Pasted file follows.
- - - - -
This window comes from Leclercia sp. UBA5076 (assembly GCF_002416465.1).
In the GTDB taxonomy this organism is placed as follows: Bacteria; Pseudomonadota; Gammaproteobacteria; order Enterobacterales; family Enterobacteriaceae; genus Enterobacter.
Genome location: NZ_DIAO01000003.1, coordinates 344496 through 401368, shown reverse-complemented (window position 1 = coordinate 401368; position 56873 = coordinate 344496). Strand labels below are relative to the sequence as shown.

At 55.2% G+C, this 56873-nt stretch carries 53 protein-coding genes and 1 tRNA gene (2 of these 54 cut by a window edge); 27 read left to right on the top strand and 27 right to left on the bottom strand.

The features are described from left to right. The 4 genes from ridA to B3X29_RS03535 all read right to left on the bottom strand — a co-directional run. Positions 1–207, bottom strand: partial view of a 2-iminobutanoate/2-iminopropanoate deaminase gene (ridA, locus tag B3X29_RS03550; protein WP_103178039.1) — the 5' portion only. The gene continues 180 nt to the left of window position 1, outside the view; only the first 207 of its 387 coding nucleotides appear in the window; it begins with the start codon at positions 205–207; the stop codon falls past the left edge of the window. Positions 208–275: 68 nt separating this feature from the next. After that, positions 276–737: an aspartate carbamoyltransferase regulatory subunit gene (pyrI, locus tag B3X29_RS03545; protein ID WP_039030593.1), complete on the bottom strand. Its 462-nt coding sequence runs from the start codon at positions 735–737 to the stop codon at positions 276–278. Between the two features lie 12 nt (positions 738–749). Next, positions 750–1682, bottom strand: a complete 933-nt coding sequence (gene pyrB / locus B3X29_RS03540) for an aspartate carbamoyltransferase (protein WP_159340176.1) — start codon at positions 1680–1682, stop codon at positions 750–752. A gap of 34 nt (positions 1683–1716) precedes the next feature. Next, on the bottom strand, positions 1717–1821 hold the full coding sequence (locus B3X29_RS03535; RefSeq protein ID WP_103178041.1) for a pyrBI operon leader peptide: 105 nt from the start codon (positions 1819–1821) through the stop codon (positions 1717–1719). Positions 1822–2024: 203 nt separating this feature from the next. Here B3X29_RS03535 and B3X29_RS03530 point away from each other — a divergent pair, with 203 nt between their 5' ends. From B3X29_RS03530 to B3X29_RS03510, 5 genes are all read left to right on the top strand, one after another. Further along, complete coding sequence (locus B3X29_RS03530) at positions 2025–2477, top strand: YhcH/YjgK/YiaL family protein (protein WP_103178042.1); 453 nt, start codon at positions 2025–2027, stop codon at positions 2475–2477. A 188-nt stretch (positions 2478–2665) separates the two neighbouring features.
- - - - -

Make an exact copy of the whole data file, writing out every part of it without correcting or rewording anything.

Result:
This window comes from Leclercia sp. UBA5076 (assembly GCF_002416465.1).
In the GTDB taxonomy this organism is placed as follows: Bacteria; Pseudomonadota; Gammaproteobacteria; order Enterobacterales; family Enterobacteriaceae; genus Enterobacter.
Genome location: NZ_DIAO01000003.1, coordinates 344496 through 401368, shown reverse-complemented (window position 1 = coordinate 401368; position 56873 = coordinate 344496). Strand labels below are relative to the sequence as shown.

At 55.2% G+C, this 56873-nt stretch carries 53 protein-coding genes and 1 tRNA gene (2 of these 54 cut by a window edge); 27 read left to right on the top strand and 27 right to left on the bottom strand.

The features are described from left to right. The 4 genes from ridA to B3X29_RS03535 all read right to left on the bottom strand — a co-directional run. Positions 1–207, bottom strand: partial view of a 2-iminobutanoate/2-iminopropanoate deaminase gene (ridA, locus tag B3X29_RS03550; protein WP_103178039.1) — the 5' portion only. The gene continues 180 nt to the left of window position 1, outside the view; only the first 207 of its 387 coding nucleotides appear in the window; it begins with the start codon at positions 205–207; the stop codon falls past the left edge of the window. Positions 208–275: 68 nt separating this feature from the next. After that, positions 276–737: an aspartate carbamoyltransferase regulatory subunit gene (pyrI, locus tag B3X29_RS03545; protein ID WP_039030593.1), complete on the bottom strand. Its 462-nt coding sequence runs from the start codon at positions 735–737 to the stop codon at positions 276–278. Between the two features lie 12 nt (positions 738–749). Next, positions 750–1682, bottom strand: a complete 933-nt coding sequence (gene pyrB / locus B3X29_RS03540) for an aspartate carbamoyltransferase (protein WP_159340176.1) — start codon at positions 1680–1682, stop codon at positions 750–752. A gap of 34 nt (positions 1683–1716) precedes the next feature. Next, on the bottom strand, positions 1717–1821 hold the full coding sequence (locus B3X29_RS03535; RefSeq protein ID WP_103178041.1) for a pyrBI operon leader peptide: 105 nt from the start codon (positions 1819–1821) through the stop codon (positions 1717–1719). Positions 1822–2024: 203 nt separating this feature from the next. Here B3X29_RS03535 and B3X29_RS03530 point away from each other — a divergent pair, with 203 nt between their 5' ends. From B3X29_RS03530 to B3X29_RS03510, 5 genes are all read left to right on the top strand, one after another. Further along, complete coding sequence (locus B3X29_RS03530) at positions 2025–2477, top strand: YhcH/YjgK/YiaL family protein (protein WP_103178042.1); 453 nt, start codon at positions 2025–2027, stop codon at positions 2475–2477. A 188-nt stretch (positions 2478–2665) separates the two neighbouring features.